Readers will remember that the CJEU ruled out that live streaming of broadcasts could fall within the scope of Article 3(2) of the InfoSoc Directive, on grounds that [para 25] "in order to be classified as an act of 'making available to the public' within Article 3(2) of that directive that ... an act must meet, cumulatively, both conditions set out in that provision, namely that members of the public may access the protected work from a place and at a time individually chosen by them."
But what happened to C More once the case got back to the Swedish Supreme Court? Katfriend Pär Öhman (Bildombudsmannen AB) explains the content of last year's decision.
Here's what Pär writes:
In 2007, pay TV-station C More sold live pay-per-views to ice hockey games from Elitserien (the highest division in the Swedish ice hockey system, now called SwedishHockey League). C More produced and owned the rights to the broadcasts.
|Changing the rules of the game|
Communication to the public
By reference to Svensson [Katposts here], the Supreme Court noted that C More had restricted access to the broadcasts through a paywall. The links provided by the defendant made it possible to circumvent C More’s restriction. Therefore, the defendant’s links constituted an act of communication to the public.
Protection as literary or artistic works
C More claimed that the result of the work of commentators, image producer and cameramen in the context the broadcasts (each individual performance as well as the broadcast as a whole) were protected as works. C More also stressed the presence of sound, graphic and vignette in the broadcast.
After looking at the broadcasts, however, the Supreme Court (with a 3-2 vote) concluded that the broadcasts were not protected as works. The reason was that the broadcast essentially was ruled by the events of the games and the result was not considered to be an intellectual creation.
In the Swedish Act on Copyright in Literary and Artistic Works (SFS 1960:729) copyright protection includes, inter alia, the exclusive right to control the work by making it available to the public. A work is made available to the public when it is communication to the public. This right include communication by (direct) streaming as well as on demand. The same applies to video and sound recordings, ie in this case the replays.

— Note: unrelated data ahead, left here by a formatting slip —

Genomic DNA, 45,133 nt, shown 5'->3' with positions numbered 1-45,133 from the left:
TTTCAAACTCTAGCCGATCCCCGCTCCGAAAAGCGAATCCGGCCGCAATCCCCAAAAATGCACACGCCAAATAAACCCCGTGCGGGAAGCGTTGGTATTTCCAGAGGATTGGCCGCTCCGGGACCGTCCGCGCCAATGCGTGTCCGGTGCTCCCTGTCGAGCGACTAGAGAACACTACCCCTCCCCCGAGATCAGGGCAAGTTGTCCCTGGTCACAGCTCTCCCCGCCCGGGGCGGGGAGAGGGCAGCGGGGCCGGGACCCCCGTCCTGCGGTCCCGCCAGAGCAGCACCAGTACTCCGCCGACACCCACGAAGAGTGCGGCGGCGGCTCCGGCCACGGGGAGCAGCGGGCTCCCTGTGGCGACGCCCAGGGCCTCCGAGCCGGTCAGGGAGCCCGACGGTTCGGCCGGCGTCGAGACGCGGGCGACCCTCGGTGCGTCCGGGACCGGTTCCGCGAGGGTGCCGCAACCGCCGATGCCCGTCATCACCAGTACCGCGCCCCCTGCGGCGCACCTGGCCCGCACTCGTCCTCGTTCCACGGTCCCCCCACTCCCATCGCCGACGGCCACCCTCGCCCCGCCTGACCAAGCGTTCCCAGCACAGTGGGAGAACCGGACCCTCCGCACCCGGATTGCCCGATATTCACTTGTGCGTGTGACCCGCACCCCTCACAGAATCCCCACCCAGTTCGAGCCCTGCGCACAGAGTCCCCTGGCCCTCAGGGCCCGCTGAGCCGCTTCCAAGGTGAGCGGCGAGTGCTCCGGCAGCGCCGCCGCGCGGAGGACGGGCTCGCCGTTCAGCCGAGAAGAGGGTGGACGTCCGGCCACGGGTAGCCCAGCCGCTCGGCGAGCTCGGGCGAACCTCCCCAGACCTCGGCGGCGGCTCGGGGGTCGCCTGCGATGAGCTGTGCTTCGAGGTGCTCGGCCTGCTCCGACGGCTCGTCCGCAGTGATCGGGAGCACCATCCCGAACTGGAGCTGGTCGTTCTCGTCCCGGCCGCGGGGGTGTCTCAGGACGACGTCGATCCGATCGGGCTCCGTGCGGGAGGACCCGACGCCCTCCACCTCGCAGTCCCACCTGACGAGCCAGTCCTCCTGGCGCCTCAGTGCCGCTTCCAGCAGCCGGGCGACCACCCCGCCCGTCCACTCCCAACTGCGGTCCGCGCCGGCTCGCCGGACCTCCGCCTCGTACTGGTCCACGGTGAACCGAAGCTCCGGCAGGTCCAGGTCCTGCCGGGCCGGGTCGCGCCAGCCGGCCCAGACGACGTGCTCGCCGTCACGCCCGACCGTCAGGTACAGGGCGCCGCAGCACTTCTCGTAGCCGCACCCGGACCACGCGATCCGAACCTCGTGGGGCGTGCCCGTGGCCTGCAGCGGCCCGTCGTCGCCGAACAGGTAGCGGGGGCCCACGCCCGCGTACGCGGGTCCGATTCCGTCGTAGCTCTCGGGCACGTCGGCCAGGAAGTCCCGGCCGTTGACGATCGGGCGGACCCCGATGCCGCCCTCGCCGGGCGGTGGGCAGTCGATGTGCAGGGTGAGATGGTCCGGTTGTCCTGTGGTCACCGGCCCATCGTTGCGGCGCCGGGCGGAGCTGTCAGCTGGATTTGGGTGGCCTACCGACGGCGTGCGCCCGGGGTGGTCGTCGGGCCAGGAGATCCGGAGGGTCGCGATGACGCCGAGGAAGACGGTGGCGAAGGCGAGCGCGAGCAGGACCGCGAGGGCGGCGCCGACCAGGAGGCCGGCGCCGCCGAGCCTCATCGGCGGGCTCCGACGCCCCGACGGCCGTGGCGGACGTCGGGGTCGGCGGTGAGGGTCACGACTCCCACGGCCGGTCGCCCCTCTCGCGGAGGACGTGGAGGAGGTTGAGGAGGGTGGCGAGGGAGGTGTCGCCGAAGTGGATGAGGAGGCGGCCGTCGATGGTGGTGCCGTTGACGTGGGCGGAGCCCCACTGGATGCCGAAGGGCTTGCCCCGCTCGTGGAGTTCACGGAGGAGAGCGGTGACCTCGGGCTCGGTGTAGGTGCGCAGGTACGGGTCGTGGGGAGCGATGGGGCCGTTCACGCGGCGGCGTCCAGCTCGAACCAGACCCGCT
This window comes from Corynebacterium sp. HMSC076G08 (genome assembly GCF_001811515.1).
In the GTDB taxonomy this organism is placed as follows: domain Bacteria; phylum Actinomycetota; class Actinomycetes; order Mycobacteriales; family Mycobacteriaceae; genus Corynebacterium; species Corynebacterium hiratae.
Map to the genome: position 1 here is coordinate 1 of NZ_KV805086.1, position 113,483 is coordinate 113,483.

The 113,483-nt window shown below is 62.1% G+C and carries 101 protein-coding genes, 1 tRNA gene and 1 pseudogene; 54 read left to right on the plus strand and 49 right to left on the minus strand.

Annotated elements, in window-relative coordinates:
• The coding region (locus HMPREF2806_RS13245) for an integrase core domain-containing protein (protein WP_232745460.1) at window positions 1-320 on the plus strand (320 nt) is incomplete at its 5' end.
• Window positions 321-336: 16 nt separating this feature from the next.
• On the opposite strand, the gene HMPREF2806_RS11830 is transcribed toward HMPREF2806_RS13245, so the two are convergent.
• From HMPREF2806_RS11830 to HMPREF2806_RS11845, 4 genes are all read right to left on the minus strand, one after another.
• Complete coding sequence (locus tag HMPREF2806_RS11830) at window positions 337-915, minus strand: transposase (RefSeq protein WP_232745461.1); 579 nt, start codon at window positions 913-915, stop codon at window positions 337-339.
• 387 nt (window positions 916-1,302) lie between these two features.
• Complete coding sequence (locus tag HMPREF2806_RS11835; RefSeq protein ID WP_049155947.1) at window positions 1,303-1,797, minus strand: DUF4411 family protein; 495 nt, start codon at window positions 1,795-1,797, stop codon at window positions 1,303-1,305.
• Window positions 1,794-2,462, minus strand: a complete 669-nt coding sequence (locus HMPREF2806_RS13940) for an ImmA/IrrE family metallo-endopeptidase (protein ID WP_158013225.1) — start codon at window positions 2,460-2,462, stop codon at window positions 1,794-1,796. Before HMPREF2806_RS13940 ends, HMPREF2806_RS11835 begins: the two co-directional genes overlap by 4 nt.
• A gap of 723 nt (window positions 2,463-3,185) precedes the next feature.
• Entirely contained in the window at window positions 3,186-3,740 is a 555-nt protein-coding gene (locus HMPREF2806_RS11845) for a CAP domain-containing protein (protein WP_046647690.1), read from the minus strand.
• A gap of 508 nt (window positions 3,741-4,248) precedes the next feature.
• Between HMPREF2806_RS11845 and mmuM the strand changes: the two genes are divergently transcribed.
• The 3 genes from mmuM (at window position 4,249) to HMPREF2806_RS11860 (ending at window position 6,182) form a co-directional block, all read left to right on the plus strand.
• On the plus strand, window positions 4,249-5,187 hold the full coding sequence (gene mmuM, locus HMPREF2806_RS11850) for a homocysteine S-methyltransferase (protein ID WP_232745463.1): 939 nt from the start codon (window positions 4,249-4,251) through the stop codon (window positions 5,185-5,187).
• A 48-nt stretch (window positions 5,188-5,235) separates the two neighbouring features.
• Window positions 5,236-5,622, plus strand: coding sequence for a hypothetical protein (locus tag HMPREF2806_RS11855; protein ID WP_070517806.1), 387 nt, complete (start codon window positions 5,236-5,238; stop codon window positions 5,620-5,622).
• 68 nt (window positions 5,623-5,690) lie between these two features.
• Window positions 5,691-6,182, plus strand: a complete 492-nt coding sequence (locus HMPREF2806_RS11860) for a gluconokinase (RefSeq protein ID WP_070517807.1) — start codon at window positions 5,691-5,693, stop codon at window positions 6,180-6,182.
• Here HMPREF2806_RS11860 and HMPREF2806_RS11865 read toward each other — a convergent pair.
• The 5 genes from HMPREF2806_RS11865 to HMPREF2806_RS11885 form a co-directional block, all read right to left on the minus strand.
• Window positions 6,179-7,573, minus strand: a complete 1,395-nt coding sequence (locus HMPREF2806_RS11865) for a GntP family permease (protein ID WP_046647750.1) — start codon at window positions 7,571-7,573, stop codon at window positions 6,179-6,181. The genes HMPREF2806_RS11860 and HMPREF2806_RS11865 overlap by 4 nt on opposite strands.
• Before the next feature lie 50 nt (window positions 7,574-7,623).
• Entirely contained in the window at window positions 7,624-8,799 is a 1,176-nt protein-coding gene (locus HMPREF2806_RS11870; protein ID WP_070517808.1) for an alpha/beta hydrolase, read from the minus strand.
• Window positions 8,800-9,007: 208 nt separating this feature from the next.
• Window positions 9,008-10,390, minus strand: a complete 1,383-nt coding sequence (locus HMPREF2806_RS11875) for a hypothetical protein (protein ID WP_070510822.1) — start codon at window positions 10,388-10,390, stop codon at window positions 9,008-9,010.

The exclusive right for radio and television companies to exploit a radio or television broadcast were mentioned by the Supreme Court as part of the legal context. However, the provision was not applied: it was only noted that it did not give the radio and television companies the same general right of making available to the public as for works and video and sound recordings. It only applies when the public may access them from a place and at a time individually chosen by them.
The Supreme Court (the majority and minority) gave the answer that for a sport broadcast, or parts of it, to be protected as a work, it is required that the content goes beyond what is given by the prerequisite of the game or competition and that it is a result of one's own intellectual creation. What is troublesome is that the majority and minority of the court came to different conclusions regarding the same broadcasts. This points to the fact that the assessment is subjective and therefore uncertain. However, it is noticeable that sports broadcasts can be protected (and that the replays shown during the direct broadcasts are protected).
In this case, it did not matter that a technically knowledgeable person could access the URL of the streaming server. The fact that the restriction did not constitute a technical hinder did not change the assessment. Instead, the CJEU had in Svensson given the answer that the circumvention constituted an infringement. Regardless, C More did change their restrictions to a more adequate.
Even though the C More’s broadcasts were not considered to be protected as works, the case show that broadcasts, even sports broadcasts, are nonetheless subject to protection."